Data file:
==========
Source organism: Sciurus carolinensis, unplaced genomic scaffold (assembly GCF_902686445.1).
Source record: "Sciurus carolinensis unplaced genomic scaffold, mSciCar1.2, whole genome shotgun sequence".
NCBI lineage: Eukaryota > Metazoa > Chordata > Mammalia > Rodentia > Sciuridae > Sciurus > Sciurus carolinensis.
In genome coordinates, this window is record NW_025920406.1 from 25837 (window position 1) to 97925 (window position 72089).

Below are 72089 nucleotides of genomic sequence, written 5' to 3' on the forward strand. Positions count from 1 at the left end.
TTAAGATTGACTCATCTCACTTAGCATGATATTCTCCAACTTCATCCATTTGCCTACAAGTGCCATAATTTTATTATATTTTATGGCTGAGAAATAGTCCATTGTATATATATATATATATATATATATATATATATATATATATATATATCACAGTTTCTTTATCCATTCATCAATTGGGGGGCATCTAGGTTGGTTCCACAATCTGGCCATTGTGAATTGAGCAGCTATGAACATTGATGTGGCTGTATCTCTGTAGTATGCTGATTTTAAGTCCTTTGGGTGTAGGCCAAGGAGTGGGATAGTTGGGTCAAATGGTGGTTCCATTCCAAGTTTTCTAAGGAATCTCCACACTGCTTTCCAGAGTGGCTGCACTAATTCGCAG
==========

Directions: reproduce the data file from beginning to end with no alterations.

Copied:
Source organism: Sciurus carolinensis, unplaced genomic scaffold (assembly GCF_902686445.1).
Source record: "Sciurus carolinensis unplaced genomic scaffold, mSciCar1.2, whole genome shotgun sequence".
NCBI lineage: Eukaryota > Metazoa > Chordata > Mammalia > Rodentia > Sciuridae > Sciurus > Sciurus carolinensis.
In genome coordinates, this window is record NW_025920406.1 from 25837 (window position 1) to 97925 (window position 72089).

Below are 72089 nucleotides of genomic sequence, written 5' to 3' on the forward strand. Positions count from 1 at the left end.
TTAAGATTGACTCATCTCACTTAGCATGATATTCTCCAACTTCATCCATTTGCCTACAAGTGCCATAATTTTATTATATTTTATGGCTGAGAAATAGTCCATTGTATATATATATATATATATATATATATATATATATATATATATATATCACAGTTTCTTTATCCATTCATCAATTGGGGGGCATCTAGGTTGGTTCCACAATCTGGCCATTGTGAATTGAGCAGCTATGAACATTGATGTGGCTGTATCTCTGTAGTATGCTGATTTTAAGTCCTTTGGGTGTAGGCCAAGGAGTGGGATAGTTGGGTCAAATGGTGGTTCCATTCCAAGTTTTCTAAGGAATCTCCACACTGCTTTCCAGAGTGGCTGCACTAATTCGCAG